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Last updateFri, 23 Jul 2021 9am

Letter To The Editor - February 20, 2021

Dear Sir,

It took 35 hours for his death. After ingesting lawn poison on a walk Thursday evening in lower La Floresta, Ajijic, he died Saturday at 7:39 a.m. in the morning.

pg8bWhy did our dear 12-year-old dog, a hairless Chinese Crested, officially named “Little Black Sambo,” have to die such a painful death? Because many lawn lovers don’t appreciate ants, cutter ants, rats or weeds. We wish our lawns to be free of nuisances, so we head to the hardware store and purchase a plastic bag of white power. Not always knowing how much to spread, handfuls seem to suffice.

Except when you’re a small dog.

Sambo was a fun-loving nine pounds of gratitude; a prancer, a sweetheart and a brother of three siblings. But that Thursday, he came home, licked his paws and rejected dinner. By Friday he was shivering, breathing erratic, and not himself. Alarmed, we called an amazing vet (I can’t say enough about the wonderful service vets like Dr. Laura perform by making house call visits). Indeed, she explained “he may have been poisoned” as she has seen many dogs and even more cats poisoned over the last few months due to “beautiful lawns,” especially in upper and lower La Floresta.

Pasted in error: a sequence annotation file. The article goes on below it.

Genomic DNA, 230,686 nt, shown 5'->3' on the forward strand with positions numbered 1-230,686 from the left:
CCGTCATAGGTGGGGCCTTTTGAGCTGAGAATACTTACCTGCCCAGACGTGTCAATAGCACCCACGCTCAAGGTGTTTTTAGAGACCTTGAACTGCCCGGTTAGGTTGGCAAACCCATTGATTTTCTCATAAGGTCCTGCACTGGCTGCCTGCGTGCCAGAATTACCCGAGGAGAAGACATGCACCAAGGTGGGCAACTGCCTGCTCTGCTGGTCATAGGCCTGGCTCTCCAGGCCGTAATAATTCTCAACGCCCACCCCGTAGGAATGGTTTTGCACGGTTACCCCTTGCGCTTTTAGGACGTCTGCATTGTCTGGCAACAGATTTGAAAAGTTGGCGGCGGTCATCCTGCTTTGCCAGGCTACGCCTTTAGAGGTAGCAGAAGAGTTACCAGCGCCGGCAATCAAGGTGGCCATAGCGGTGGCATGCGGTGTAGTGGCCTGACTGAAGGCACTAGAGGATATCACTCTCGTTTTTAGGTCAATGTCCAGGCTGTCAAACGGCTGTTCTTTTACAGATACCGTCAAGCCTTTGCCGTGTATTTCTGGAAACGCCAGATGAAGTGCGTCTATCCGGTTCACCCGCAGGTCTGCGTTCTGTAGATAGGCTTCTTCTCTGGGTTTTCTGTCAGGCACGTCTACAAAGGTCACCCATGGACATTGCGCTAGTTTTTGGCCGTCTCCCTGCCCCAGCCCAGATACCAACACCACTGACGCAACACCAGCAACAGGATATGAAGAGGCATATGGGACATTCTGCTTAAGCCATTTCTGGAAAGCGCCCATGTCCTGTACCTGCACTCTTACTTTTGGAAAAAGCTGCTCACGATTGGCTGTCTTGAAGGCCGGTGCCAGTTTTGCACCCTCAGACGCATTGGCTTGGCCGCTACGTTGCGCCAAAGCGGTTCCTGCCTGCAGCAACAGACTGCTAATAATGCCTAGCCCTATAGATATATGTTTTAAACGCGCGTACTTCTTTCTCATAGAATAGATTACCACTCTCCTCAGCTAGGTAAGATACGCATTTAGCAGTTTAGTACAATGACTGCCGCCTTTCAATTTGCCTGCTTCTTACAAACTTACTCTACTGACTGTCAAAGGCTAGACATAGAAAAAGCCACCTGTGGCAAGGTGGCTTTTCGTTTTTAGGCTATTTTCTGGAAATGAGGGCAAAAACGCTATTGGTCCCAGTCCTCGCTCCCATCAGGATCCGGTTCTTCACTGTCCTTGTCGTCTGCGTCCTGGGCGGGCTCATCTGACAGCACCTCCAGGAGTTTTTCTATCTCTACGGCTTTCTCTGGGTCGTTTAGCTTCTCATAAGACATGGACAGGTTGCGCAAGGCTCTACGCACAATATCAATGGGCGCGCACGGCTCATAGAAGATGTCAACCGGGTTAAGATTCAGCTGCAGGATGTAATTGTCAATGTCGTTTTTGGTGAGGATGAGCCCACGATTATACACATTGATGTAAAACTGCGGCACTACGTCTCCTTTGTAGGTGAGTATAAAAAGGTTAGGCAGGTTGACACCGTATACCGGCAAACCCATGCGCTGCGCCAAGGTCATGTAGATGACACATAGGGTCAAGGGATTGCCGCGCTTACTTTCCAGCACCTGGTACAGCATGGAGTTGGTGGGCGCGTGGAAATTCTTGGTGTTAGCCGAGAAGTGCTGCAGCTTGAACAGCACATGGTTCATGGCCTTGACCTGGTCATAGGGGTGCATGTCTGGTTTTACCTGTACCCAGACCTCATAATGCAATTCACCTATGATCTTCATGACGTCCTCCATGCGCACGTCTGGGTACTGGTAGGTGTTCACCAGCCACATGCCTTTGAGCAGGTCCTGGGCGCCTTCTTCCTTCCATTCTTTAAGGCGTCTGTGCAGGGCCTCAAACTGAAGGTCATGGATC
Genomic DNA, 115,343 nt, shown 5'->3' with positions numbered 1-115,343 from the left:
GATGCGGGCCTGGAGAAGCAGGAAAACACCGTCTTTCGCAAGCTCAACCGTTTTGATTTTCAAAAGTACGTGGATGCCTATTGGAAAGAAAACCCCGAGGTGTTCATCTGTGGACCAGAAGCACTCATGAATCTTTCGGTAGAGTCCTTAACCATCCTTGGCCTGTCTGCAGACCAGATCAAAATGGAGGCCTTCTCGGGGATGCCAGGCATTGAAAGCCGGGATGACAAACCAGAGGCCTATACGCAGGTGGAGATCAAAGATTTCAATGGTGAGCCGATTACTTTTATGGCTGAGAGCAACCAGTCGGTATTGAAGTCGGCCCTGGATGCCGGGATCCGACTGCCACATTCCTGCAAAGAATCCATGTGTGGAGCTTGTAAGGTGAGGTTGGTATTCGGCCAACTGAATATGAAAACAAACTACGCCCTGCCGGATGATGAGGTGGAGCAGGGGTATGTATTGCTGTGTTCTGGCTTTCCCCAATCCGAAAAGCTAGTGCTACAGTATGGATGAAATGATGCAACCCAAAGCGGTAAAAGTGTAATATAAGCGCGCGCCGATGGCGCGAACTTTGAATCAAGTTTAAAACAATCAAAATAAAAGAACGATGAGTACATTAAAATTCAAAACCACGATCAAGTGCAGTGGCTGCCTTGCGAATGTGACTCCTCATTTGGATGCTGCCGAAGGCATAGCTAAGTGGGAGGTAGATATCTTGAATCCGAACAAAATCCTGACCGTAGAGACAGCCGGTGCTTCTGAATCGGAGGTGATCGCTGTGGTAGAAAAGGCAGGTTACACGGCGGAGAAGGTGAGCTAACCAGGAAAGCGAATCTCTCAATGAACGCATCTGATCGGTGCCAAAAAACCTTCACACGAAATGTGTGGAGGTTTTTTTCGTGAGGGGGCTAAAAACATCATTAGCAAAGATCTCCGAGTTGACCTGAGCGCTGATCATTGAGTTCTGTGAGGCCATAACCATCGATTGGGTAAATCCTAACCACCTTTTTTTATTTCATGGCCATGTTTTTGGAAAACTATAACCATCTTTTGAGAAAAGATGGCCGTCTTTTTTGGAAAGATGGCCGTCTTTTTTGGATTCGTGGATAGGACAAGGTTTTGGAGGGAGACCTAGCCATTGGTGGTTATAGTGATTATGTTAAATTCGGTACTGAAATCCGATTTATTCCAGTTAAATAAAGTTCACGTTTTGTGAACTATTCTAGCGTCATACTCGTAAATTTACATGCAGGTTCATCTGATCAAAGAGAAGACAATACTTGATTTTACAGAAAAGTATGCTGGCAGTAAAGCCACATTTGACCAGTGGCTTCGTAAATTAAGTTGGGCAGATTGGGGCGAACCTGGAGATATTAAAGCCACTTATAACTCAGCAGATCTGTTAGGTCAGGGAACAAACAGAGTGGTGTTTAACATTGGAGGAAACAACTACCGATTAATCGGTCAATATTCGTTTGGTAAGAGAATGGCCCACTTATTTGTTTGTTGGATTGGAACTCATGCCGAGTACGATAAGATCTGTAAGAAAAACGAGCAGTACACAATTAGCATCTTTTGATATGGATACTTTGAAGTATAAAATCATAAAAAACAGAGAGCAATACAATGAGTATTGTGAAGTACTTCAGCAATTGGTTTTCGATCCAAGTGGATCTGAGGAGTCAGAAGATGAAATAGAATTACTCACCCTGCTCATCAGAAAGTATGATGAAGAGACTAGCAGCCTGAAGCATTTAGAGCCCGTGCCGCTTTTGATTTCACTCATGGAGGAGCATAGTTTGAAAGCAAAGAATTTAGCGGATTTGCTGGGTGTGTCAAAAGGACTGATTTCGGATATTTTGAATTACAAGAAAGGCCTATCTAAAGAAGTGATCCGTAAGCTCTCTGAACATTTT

That Saturday, our dog, a well-behaved little Chinaman in Mexican culture, left behind some broken hearts.

A transplant of the U.S. state of Oregon, where he learned to endure all forms of nasty weather, Sambo loved his new life here in Ajijic, I suspect for the same reasons many of us northerners gravitate to Lakeside. No more winter clothes, no confinement indoors, and always a sense of community. Sambo was finally a naked, hairless happy man. He was in Mexican heaven, street-sniffing, leg lifting, male marking, and making friends with street dogs.

For many expats, Mexicans have shown us the true meaning of solidarity. Why then not come together as a community to prevent these needless poisonings? A first step could be as simple as posting a sign on our lawn warning pet owners to “Beware of lawn chemicals.”

In memory of Sammy, let’s spread the word, not the poison.

Lezlie A. Green

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